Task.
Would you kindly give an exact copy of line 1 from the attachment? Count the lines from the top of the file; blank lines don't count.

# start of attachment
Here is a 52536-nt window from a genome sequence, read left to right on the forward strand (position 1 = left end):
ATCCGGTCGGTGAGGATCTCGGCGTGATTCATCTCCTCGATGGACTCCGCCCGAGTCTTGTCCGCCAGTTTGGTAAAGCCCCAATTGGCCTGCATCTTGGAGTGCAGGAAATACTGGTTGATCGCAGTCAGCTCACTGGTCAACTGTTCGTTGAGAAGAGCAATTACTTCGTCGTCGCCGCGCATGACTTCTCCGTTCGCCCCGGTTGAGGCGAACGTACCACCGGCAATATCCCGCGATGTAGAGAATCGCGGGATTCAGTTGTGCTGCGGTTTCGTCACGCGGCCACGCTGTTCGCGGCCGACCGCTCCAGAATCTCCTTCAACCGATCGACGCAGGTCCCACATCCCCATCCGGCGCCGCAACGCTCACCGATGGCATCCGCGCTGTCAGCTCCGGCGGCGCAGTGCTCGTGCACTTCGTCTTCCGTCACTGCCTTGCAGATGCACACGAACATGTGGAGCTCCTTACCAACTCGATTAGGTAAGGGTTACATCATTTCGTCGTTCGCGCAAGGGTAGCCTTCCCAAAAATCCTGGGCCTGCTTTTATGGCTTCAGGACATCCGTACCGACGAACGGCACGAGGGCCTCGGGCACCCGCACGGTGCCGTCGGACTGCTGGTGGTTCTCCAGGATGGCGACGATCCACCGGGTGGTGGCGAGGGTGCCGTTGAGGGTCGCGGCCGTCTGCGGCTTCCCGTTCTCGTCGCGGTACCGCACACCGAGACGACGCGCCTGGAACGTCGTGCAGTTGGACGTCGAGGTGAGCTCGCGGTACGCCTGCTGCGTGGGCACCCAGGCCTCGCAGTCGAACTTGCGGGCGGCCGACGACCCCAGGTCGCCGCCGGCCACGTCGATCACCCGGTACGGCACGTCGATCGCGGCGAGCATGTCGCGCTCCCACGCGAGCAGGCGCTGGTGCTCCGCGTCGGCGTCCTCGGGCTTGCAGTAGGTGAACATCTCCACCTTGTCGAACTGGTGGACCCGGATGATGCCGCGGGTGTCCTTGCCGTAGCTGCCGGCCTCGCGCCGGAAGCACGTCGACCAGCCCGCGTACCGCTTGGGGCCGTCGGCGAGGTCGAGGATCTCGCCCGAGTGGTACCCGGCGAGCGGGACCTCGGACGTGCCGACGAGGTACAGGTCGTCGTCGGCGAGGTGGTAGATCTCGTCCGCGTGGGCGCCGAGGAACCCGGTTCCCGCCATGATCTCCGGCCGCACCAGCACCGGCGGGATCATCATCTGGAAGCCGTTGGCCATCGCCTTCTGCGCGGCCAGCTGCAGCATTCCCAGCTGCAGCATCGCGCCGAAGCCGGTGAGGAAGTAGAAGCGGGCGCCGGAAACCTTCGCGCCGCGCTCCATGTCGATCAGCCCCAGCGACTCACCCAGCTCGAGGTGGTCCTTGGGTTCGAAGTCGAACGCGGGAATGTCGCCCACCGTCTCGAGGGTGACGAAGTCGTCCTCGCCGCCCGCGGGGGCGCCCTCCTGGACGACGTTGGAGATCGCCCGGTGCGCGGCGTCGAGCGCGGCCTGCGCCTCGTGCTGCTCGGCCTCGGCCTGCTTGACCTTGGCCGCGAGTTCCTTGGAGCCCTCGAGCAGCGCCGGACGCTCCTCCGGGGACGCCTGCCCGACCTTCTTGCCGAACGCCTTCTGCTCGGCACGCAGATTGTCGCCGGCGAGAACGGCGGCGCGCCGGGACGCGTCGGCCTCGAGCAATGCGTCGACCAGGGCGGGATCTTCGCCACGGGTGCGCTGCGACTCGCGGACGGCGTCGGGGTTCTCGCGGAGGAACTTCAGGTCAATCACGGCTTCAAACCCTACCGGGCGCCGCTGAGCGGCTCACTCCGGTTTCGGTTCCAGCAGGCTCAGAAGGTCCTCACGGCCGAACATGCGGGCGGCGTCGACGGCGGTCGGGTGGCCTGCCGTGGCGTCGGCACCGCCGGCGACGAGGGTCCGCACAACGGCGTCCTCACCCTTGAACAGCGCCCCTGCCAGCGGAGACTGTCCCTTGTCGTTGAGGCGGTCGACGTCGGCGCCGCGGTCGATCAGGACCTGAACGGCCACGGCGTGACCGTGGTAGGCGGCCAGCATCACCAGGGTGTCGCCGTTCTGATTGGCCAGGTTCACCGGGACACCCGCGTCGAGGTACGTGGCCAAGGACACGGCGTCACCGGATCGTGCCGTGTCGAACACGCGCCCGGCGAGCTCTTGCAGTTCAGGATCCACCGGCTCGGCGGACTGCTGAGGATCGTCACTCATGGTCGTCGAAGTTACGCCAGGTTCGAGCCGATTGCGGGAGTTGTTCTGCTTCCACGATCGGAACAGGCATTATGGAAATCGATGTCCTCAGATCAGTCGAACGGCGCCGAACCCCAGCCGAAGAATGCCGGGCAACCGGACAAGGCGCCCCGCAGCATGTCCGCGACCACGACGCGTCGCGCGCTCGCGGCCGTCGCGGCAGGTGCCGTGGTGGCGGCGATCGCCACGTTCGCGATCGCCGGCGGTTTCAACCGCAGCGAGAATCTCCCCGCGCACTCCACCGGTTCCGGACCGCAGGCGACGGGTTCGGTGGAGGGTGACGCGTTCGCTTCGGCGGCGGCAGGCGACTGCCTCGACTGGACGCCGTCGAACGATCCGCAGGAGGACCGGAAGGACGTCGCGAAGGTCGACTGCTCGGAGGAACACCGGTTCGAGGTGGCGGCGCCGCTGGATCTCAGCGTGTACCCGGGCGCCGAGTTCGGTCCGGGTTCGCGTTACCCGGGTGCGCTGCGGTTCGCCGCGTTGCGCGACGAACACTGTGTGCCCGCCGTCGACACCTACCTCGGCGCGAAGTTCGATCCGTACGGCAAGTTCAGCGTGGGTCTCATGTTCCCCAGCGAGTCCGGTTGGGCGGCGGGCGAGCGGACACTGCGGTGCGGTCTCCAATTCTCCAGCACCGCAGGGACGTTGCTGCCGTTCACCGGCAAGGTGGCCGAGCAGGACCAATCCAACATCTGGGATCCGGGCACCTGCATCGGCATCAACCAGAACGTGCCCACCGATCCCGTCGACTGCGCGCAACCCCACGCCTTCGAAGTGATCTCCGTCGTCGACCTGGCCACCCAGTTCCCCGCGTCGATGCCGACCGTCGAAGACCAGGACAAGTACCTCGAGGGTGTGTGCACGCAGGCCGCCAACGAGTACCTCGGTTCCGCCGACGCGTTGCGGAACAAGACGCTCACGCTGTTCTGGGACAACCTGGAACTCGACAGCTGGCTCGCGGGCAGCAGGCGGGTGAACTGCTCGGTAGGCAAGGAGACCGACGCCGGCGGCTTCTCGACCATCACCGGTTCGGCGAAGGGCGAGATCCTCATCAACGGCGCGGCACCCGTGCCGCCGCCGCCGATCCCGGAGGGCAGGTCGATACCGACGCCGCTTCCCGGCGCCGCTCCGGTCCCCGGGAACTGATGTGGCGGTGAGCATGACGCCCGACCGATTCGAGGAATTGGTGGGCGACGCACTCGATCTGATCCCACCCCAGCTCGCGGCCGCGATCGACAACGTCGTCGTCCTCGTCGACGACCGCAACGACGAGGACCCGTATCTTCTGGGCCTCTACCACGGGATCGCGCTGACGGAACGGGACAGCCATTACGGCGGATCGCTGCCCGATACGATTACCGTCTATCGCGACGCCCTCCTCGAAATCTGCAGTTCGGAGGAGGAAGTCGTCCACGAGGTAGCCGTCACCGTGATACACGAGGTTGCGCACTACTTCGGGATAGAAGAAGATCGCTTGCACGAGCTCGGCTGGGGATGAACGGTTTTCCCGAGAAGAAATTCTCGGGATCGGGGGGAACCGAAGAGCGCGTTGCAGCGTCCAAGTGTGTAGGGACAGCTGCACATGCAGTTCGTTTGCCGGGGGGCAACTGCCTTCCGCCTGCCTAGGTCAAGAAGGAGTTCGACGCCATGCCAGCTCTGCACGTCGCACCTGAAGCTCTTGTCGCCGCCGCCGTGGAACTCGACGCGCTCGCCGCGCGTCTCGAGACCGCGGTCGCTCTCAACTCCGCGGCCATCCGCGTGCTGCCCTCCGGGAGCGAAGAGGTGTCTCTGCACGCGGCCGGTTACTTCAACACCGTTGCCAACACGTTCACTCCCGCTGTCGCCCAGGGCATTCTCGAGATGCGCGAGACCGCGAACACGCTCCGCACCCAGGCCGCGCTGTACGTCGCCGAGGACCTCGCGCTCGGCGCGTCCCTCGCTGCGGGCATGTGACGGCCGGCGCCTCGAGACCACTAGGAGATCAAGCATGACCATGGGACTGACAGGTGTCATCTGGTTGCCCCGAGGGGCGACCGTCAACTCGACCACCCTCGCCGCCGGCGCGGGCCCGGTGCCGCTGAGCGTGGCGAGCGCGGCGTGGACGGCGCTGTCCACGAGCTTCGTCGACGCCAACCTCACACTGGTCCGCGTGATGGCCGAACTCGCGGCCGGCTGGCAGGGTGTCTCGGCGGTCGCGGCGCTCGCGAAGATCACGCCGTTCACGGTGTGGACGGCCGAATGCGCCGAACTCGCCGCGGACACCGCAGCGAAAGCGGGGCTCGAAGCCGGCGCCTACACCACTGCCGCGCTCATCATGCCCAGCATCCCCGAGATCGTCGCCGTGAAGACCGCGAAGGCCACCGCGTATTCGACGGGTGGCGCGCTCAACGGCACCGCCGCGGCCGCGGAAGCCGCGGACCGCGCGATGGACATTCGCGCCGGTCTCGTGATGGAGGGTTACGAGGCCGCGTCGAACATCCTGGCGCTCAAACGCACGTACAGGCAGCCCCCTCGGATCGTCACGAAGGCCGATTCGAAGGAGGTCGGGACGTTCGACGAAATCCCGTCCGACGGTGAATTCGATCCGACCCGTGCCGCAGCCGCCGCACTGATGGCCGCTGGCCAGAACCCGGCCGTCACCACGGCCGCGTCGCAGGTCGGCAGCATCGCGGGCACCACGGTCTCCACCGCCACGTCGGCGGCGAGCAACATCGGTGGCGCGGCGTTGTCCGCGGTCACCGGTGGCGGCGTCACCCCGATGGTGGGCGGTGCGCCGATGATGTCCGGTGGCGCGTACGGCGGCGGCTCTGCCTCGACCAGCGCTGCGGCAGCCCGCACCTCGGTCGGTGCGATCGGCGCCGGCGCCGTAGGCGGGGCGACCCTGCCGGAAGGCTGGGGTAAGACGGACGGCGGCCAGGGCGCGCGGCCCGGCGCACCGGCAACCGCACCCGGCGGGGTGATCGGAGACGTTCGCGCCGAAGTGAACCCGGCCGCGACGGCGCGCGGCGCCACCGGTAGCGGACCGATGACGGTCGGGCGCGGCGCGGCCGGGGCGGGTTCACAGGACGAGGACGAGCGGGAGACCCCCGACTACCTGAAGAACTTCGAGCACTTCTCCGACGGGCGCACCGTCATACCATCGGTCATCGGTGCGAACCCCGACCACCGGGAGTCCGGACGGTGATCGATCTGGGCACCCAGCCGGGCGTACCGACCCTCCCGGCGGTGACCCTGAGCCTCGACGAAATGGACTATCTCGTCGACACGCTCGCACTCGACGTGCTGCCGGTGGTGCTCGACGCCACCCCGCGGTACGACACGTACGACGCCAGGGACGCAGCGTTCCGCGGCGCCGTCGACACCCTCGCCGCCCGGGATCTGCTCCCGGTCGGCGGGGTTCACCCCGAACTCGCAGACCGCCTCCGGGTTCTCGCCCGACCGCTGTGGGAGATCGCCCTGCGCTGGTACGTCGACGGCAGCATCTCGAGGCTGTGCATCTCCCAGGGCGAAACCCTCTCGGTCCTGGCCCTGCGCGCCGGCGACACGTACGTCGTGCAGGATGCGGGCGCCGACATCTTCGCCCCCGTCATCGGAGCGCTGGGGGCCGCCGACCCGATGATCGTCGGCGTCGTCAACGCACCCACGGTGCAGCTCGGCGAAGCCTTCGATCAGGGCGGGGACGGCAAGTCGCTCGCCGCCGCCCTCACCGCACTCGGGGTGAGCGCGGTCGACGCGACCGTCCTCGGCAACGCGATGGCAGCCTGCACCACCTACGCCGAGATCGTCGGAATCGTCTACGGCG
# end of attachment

Here is a 52536-nt window from a genome sequence, read left to right on the forward strand (position 1 = left end):